How Do We Feel About Lukas Reichel Getting Sent Back to Rockford?

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How Do We Feel About Lukas Reichel Getting Sent Back to Rockford?

Chicago Blackhawks

On Tuesday morning the Blackhawks sent forward Lukas Reichel to Rockford.

I’m just going to sit back and let that sink in for a second. Because, based on what I’m reading on social media, it isn’t easily settling on that reality for many Blackhawks fans.

Reichel, who will play this entire season as a 20-year-old, was the 17th overall pick in the 2020 NHL Draft. He came over and was pretty, pretty good in Rockford last season, posting 57 points in 56 games — an IceHogs rookie record.

Based on what he did last season — a season in which he burned the first year of his entry-level contract by playing in 11 NHL games — many felt it was common sense that he’d get the call up to the big club to start the new year.

Based on what the front office did to the roster over the summer, trading away young players with skill and allowing others to leave via free agency, many felt there was plenty of opportunity for Reichel to get a solid role with the Blackhawks.

Based on what Reichel did in the offseason — putting on some muscle and continuing to work on his game — many felt he had shown the commitment level to get an NHL spot.

Heck, Reichel should think he deserves a roster spot in the NHL.

But he’s headed back to Rockford.

So how do we digest this reality as fans?

There are a couple things to keep in mind here, and these are realities that need to be mitigated — and that won’t be easy for everyone. But here goes…

  • Lukas Reichel is one of the 13 best forwards in the Blackhawks organization. His skill is good enough to have him skating in a top-six role in the NHL because a) he has a lot of high-end skill in his game, and b) the Blackhawks don’t have much top-six skill on their NHL roster to compete with him.
  • Lukas Reichel is not a finished product. When head coach Luke Richardson spoke with the media after practice on Tuesday, he shared part of the conversation he and general manager Kyle Davidson had with Reichel. They pointed to some specific examples of how to approach certain plays and how he can improve in all three zones on the ice. There is still growth to come for a player who, again, is 20 and has one year of professional experience in North America.
  • What is best for the Blackhawks right now — meaning winning games in 2022-23 — might be Lukas Reichel being on the NHL roster. It might not. There are going to be plenty of frustrating situations for any young player trying to make it in the NHL. Hell, the first overall pick in Reichel’s draft class, Alexis Lafrenière, was supposed to be a generational talent and he’s been a bottom-six player for the Rangers in each of his first two seasons. What you don’t want to do is rush a kid who isn’t ready — ask Kirby Dach (and his agent). And right now the Blackhawks would probably be rushing Reichel into a bad situation.
  • What is best for the Blackhawks in the short- and long-term of the organization is Lukas Reichel getting an appropriate number of games to work on every aspect of his game — and be really ready for the NHL when he gets called up for good.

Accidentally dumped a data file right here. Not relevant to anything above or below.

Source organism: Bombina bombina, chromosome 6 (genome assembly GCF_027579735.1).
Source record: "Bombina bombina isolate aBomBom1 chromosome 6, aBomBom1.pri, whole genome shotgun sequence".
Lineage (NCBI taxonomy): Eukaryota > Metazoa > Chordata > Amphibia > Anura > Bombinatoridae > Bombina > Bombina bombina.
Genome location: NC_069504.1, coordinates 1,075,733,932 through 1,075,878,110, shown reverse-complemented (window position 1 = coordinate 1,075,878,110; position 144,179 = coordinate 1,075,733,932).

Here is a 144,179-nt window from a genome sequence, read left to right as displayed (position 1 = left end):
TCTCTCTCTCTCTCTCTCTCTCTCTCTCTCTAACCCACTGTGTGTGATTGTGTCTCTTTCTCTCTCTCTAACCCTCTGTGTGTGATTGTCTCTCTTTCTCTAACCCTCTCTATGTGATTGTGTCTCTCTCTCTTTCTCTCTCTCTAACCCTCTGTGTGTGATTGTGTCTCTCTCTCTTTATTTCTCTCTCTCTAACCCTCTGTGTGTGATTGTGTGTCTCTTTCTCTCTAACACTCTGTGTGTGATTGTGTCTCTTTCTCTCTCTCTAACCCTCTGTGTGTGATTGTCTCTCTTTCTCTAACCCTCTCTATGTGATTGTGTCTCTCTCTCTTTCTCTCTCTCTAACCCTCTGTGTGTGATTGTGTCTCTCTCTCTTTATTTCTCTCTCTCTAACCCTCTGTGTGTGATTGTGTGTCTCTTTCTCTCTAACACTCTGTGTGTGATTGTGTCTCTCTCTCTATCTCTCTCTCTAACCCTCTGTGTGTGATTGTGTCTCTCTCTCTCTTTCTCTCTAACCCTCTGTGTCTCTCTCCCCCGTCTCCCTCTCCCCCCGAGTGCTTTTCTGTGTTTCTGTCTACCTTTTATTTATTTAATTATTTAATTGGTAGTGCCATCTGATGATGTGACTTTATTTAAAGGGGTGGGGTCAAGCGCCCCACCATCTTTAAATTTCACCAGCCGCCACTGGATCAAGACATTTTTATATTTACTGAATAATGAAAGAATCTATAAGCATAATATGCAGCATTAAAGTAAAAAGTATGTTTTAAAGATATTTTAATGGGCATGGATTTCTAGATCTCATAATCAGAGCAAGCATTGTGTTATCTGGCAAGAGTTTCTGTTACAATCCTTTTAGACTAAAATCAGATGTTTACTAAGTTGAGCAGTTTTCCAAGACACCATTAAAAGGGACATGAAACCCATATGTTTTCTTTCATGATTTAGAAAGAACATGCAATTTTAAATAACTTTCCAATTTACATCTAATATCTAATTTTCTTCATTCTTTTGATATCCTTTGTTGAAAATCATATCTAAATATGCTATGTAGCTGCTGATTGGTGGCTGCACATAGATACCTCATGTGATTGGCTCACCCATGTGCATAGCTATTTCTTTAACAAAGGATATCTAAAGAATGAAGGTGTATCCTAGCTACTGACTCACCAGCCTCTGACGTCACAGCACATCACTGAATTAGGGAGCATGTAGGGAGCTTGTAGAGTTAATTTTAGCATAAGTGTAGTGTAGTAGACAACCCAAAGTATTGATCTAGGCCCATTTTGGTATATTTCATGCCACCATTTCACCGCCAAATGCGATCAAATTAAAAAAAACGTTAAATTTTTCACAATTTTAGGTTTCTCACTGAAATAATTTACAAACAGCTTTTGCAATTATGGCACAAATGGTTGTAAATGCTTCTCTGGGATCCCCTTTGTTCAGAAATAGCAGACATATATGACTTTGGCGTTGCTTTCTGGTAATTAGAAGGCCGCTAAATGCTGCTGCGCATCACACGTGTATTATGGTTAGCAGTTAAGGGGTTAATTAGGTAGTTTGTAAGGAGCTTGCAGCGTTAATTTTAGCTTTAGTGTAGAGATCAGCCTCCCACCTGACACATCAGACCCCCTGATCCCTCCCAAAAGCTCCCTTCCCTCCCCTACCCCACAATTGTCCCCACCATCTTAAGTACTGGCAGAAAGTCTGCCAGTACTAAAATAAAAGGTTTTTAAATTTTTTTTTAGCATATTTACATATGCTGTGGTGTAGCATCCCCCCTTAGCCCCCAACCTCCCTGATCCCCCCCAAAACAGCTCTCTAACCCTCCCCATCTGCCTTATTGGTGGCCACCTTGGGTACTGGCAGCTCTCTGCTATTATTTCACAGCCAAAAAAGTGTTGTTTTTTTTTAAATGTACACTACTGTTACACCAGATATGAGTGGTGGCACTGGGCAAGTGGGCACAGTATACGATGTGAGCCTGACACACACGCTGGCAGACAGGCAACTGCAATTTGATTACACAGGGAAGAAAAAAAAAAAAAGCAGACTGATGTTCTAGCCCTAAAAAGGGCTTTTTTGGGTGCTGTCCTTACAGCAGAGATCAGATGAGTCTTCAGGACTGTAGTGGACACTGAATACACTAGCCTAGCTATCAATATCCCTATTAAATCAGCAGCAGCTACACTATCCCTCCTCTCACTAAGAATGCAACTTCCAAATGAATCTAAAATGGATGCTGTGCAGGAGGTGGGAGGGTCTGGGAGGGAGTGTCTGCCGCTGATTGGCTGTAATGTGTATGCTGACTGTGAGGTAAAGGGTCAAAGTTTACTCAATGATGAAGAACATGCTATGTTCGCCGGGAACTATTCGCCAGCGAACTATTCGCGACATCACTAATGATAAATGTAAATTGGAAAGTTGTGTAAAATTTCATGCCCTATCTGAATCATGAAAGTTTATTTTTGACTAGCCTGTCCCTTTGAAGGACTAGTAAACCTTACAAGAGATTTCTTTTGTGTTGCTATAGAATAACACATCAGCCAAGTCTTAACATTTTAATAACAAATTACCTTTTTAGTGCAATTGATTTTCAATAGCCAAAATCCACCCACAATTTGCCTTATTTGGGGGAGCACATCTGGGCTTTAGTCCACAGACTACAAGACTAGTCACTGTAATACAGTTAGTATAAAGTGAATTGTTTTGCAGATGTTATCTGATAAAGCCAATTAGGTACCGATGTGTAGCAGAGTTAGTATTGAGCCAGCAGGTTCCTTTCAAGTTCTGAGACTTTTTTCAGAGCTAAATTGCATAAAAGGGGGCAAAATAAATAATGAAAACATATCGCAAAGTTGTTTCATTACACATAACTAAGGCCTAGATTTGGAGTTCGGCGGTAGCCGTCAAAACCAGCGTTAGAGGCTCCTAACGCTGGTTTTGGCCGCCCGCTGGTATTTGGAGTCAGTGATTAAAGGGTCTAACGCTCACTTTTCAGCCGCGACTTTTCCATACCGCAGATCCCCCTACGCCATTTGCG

This one is the toughest to handle for some fans. If you read the comments on our Facebook page or replies to our tweets, there is a portion of the fan base who cannot and will not accept the idea that the Blackhawks are not going to be good this season with cause.

Please read this statement: The Blackhawks’ players are not throwing games. They aren’t going to half-ass their game prep and they aren’t going to lose because they don’t care.

But the roster the front office has built is intentionally temporary and intentionally not great. Davidson knows that, if the Blackhawks want to return to the heights they enjoyed a decade ago, they need to inject a lot of high-end talent and skill into the organization. And the easiest and best way to do that is through the draft.

Chicago has a crop of really good, talented defensemen starting to matriculate its way to the NHL level. Guys like Alec Regula and Alex Vlasic and Jakub Galvas and Isaak Phillips — and Ian Mitchell if he hadn’t injured his wrist — are all building blocks for the future on the back end. The Blackhawks do not have a significant number of legitimate, high-end NHL forwards under contract — yet.

Reichel is the first player with high-end skill to start the next generation of Chicago Blackhawks. And, unlike Davidson’s predecessor, he wants to make sure he has a good coach in place to teach his prospects and has the patience to allow players to mature and grow their game to the point they can confidently join the NHL and not look back.

So should we be happy about Reichel heading to Rockford? In a way, yes. With the roster the Blackhawks have and what we’ve seen from Reichel this fall, he could have made the team right away. But they’re staying to their plan and allowing themselves the time to get it right. And we should at least appreciate their willingness to make sure they’re doing everything as an organization to do it right.


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Author: Tab Bamford

Tab is the Lead Blackhawks voice for BN. He is the author of two books about the Blackhawks, most recently "Chicago Blackhawks: An Illustrated Timeline" (Reedy Press, 2021). Find him on Twitter at @The1Tab